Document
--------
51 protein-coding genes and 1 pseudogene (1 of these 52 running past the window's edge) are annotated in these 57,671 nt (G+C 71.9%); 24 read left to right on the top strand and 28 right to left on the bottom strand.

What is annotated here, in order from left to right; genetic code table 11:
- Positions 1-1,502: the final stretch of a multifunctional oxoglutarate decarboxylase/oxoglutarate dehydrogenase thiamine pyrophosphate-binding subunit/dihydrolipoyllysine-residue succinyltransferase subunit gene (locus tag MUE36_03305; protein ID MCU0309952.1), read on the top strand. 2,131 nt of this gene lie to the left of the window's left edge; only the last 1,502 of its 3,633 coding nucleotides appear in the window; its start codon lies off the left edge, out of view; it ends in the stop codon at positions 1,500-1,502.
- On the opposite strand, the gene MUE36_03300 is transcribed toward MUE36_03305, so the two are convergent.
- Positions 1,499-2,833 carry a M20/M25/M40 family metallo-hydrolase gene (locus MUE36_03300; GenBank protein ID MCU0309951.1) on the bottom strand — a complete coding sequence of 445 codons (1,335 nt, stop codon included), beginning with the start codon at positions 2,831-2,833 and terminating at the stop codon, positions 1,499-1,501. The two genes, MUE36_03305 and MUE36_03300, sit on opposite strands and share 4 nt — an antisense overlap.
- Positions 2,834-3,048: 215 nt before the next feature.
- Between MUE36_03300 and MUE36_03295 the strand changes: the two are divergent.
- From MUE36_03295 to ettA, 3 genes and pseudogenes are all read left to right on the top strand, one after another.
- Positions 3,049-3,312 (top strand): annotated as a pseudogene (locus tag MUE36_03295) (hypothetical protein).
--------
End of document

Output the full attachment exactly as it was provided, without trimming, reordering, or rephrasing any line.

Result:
51 protein-coding genes and 1 pseudogene (1 of these 52 running past the window's edge) are annotated in these 57,671 nt (G+C 71.9%); 24 read left to right on the top strand and 28 right to left on the bottom strand.

What is annotated here, in order from left to right; genetic code table 11:
- Positions 1-1,502: the final stretch of a multifunctional oxoglutarate decarboxylase/oxoglutarate dehydrogenase thiamine pyrophosphate-binding subunit/dihydrolipoyllysine-residue succinyltransferase subunit gene (locus tag MUE36_03305; protein ID MCU0309952.1), read on the top strand. 2,131 nt of this gene lie to the left of the window's left edge; only the last 1,502 of its 3,633 coding nucleotides appear in the window; its start codon lies off the left edge, out of view; it ends in the stop codon at positions 1,500-1,502.
- On the opposite strand, the gene MUE36_03300 is transcribed toward MUE36_03305, so the two are convergent.
- Positions 1,499-2,833 carry a M20/M25/M40 family metallo-hydrolase gene (locus MUE36_03300; GenBank protein ID MCU0309951.1) on the bottom strand — a complete coding sequence of 445 codons (1,335 nt, stop codon included), beginning with the start codon at positions 2,831-2,833 and terminating at the stop codon, positions 1,499-1,501. The two genes, MUE36_03305 and MUE36_03300, sit on opposite strands and share 4 nt — an antisense overlap.
- Positions 2,834-3,048: 215 nt before the next feature.
- Between MUE36_03300 and MUE36_03295 the strand changes: the two are divergent.
- From MUE36_03295 to ettA, 3 genes and pseudogenes are all read left to right on the top strand, one after another.
- Positions 3,049-3,312 (top strand): annotated as a pseudogene (locus tag MUE36_03295) (hypothetical protein).